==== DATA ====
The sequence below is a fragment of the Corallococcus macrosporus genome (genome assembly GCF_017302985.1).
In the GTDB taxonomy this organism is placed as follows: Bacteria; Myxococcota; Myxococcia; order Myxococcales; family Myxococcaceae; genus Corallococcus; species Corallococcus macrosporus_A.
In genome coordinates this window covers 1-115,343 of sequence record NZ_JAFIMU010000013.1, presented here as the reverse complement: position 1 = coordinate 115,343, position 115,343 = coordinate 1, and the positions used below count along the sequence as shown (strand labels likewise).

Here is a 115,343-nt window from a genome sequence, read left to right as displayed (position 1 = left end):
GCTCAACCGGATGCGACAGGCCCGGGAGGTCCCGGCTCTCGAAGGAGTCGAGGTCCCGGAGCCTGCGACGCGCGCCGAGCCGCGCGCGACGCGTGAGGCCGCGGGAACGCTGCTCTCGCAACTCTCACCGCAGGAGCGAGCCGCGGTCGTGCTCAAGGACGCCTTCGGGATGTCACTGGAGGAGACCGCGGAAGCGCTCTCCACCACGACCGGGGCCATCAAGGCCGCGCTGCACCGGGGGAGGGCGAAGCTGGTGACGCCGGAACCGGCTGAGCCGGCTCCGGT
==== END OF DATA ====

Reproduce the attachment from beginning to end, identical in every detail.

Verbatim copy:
The sequence below is a fragment of the Corallococcus macrosporus genome (genome assembly GCF_017302985.1).
In the GTDB taxonomy this organism is placed as follows: Bacteria; Myxococcota; Myxococcia; order Myxococcales; family Myxococcaceae; genus Corallococcus; species Corallococcus macrosporus_A.
In genome coordinates this window covers 1-115,343 of sequence record NZ_JAFIMU010000013.1, presented here as the reverse complement: position 1 = coordinate 115,343, position 115,343 = coordinate 1, and the positions used below count along the sequence as shown (strand labels likewise).

Here is a 115,343-nt window from a genome sequence, read left to right as displayed (position 1 = left end):
GCTCAACCGGATGCGACAGGCCCGGGAGGTCCCGGCTCTCGAAGGAGTCGAGGTCCCGGAGCCTGCGACGCGCGCCGAGCCGCGCGCGACGCGTGAGGCCGCGGGAACGCTGCTCTCGCAACTCTCACCGCAGGAGCGAGCCGCGGTCGTGCTCAAGGACGCCTTCGGGATGTCACTGGAGGAGACCGCGGAAGCGCTCTCCACCACGACCGGGGCCATCAAGGCCGCGCTGCACCGGGGGAGGGCGAAGCTGGTGACGCCGGAACCGGCTGAGCCGGCTCCGGT